The UN Security Council on Sept. 27 unanimously adopted a plan for destroying Syria’s chemical arsenal, endorsing a blueprint that the Executive Council of the Organisation for the Prohibition of Chemical Weapons (OPCW) had approved a few hours earlier.
The actions by the 41-member Executive Council, which generally operates by consensus, and the 15-member Security Council establish timelines for the destruction of Syria’s chemical weapons. The two councils were building on a framework agreement for control and elimination of Syria’s arsenal concluded by Russian Foreign Minister Sergey Lavrov and U.S. Secretary of State John Kerry on Sept. 14 after days of intensive bilateral negotiations in Geneva.
The two council decisions spell out ways in which the United Nations and the OPCW are to coordinate in overseeing Syria’s chemical disarmament. The documents approved by the two councils cite Article VIII of the Chemical Weapons Convention (CWC), which says that the Executive Council should refer compliance issues “of particular gravity and urgency” to the Security Council. The OPCW is the international body that implements the CWC.
In its resolution, the Security Council says that, in cases of noncompliance, “including unauthorized transfer of chemical weapons, or any use of chemical weapons by anyone” in Syria, it would “impose measures” under Chapter VII of the UN Charter. That chapter authorizes the Security Council to take measures, which can include the use of armed force, “to maintain or restore international peace and security.”
With the Security Council resolution, “the international community has delivered,” UN Secretary-General Ban Ki-moon said after the vote. But he acknowledged that “[s]ecuring and destroying weapons of mass destruction in a civil war will be daunting.”
Kerry praised the “precedent-setting” resolution in remarks at the UN on Sept. 27. Lavrov said it did not contain “coercive” measures and that violations would have to be proven “100 percent” before the council could take punitive measures. Russia has been Syria’s strongest ally on the Security Council.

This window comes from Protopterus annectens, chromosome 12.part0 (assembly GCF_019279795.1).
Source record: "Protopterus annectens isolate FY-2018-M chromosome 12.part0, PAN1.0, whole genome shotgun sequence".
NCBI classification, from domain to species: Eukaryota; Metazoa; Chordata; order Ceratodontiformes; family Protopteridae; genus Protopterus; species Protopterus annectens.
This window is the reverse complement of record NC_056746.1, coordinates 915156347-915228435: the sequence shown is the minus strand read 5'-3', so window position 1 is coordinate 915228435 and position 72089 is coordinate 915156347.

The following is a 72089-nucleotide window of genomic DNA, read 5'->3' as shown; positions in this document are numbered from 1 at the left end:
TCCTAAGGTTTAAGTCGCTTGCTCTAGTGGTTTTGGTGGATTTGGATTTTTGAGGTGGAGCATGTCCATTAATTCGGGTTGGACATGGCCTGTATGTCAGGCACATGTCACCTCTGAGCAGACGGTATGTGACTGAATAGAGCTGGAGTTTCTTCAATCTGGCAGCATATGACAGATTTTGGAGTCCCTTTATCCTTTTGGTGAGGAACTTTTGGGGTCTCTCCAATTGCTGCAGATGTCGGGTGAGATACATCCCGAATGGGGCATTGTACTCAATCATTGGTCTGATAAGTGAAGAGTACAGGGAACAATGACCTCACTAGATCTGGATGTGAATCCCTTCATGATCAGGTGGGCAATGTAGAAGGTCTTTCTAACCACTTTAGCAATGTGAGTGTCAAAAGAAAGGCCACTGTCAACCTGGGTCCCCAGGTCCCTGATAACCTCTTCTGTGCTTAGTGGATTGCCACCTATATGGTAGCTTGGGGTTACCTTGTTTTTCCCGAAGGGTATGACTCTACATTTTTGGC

The OPCW Executive Council decision document says that the OPCW “shall…initiate” inspections in Syria by Oct. 1. The document requires Syria to provide information on its chemical weapons program beyond what it submitted to the OPCW on Sept. 19.
The Sept. 14 U.S.-Russian agreement said the two countries “expect Syria to submit, within a week, a comprehensive listing, including names, types, and quantities of its chemical weapons agents, types of munitions, and location and form of storage, production, and research and development facilities.”
By submitting information within that time frame, Syria met what many observers viewed as the first test of its willingness to give up its chemical weapons, although the submittal reportedly had several gaps.
It is not clear when or if the information in Syria’s initial inventory will be made public. In a Sept. 26 e-mail to Arms Control Today, OPCW spokesman Michael Luhan said that, under the OPCW’s confidentiality policy, the organization does not release details of a state-party’s declaration unless the country “expressly authorizes it.”
The Executive Council decision document requires Syria to provide by Oct. 4 specific information on the types, quantities, and locations of materials and facilities that make up its chemical weapons program. By Oct. 27, it must submit the more detailed information required by Article III of the CWC. Among the information that the article requires, in addition to a cataloguing of a country’s material and facilities, are details on any cases in which it has “transferred or received, directly or indirectly,” chemical weapons or equipment for producing them since Jan. 1, 1946.
Under the CWC, countries do not have to submit the Article III information until 30 days from the time the treaty enters into force for them. The treaty will formally enter into force for Syria on Oct. 14, but in submitting its accession documents last month, the Syrian government said it would begin complying with the CWC’s terms immediately.